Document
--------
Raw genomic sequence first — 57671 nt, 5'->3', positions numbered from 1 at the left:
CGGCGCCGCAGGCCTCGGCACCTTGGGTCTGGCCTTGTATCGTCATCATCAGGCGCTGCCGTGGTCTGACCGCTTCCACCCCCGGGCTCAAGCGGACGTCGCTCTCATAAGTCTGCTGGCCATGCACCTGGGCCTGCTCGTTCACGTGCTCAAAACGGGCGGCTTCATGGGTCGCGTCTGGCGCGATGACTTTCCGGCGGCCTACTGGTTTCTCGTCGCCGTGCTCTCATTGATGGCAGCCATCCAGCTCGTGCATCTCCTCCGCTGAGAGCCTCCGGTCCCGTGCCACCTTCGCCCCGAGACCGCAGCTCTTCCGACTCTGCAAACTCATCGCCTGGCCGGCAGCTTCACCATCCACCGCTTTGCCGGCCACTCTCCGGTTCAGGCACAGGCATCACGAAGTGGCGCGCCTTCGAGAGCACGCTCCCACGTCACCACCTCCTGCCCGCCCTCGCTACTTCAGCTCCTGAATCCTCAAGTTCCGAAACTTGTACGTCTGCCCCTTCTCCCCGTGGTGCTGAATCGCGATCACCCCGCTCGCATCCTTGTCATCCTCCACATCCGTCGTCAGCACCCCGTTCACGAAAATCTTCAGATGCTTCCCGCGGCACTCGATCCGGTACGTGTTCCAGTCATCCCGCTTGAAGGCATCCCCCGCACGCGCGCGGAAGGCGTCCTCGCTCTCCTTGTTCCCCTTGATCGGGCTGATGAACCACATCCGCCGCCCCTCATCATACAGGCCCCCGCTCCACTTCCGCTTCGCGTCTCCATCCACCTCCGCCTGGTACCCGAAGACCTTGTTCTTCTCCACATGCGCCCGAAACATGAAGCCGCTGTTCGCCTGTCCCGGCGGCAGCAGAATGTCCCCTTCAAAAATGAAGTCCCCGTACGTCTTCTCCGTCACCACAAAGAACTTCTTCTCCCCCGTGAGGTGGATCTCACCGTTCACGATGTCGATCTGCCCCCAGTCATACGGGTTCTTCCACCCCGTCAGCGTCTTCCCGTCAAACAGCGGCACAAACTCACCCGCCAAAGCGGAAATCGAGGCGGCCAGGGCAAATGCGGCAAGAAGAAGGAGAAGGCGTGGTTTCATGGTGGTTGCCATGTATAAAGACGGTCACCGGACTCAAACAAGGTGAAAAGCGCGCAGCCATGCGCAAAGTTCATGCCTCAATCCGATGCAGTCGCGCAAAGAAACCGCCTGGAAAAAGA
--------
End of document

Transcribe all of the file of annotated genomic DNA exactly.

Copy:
Raw genomic sequence first — 57671 nt, 5'->3', positions numbered from 1 at the left:
CGGCGCCGCAGGCCTCGGCACCTTGGGTCTGGCCTTGTATCGTCATCATCAGGCGCTGCCGTGGTCTGACCGCTTCCACCCCCGGGCTCAAGCGGACGTCGCTCTCATAAGTCTGCTGGCCATGCACCTGGGCCTGCTCGTTCACGTGCTCAAAACGGGCGGCTTCATGGGTCGCGTCTGGCGCGATGACTTTCCGGCGGCCTACTGGTTTCTCGTCGCCGTGCTCTCATTGATGGCAGCCATCCAGCTCGTGCATCTCCTCCGCTGAGAGCCTCCGGTCCCGTGCCACCTTCGCCCCGAGACCGCAGCTCTTCCGACTCTGCAAACTCATCGCCTGGCCGGCAGCTTCACCATCCACCGCTTTGCCGGCCACTCTCCGGTTCAGGCACAGGCATCACGAAGTGGCGCGCCTTCGAGAGCACGCTCCCACGTCACCACCTCCTGCCCGCCCTCGCTACTTCAGCTCCTGAATCCTCAAGTTCCGAAACTTGTACGTCTGCCCCTTCTCCCCGTGGTGCTGAATCGCGATCACCCCGCTCGCATCCTTGTCATCCTCCACATCCGTCGTCAGCACCCCGTTCACGAAAATCTTCAGATGCTTCCCGCGGCACTCGATCCGGTACGTGTTCCAGTCATCCCGCTTGAAGGCATCCCCCGCACGCGCGCGGAAGGCGTCCTCGCTCTCCTTGTTCCCCTTGATCGGGCTGATGAACCACATCCGCCGCCCCTCATCATACAGGCCCCCGCTCCACTTCCGCTTCGCGTCTCCATCCACCTCCGCCTGGTACCCGAAGACCTTGTTCTTCTCCACATGCGCCCGAAACATGAAGCCGCTGTTCGCCTGTCCCGGCGGCAGCAGAATGTCCCCTTCAAAAATGAAGTCCCCGTACGTCTTCTCCGTCACCACAAAGAACTTCTTCTCCCCCGTGAGGTGGATCTCACCGTTCACGATGTCGATCTGCCCCCAGTCATACGGGTTCTTCCACCCCGTCAGCGTCTTCCCGTCAAACAGCGGCACAAACTCACCCGCCAAAGCGGAAATCGAGGCGGCCAGGGCAAATGCGGCAAGAAGAAGGAGAAGGCGTGGTTTCATGGTGGTTGCCATGTATAAAGACGGTCACCGGACTCAAACAAGGTGAAAAGCGCGCAGCCATGCGCAAAGTTCATGCCTCAATCCGATGCAGTCGCGCAAAGAAACCGCCTGGAAAAAGA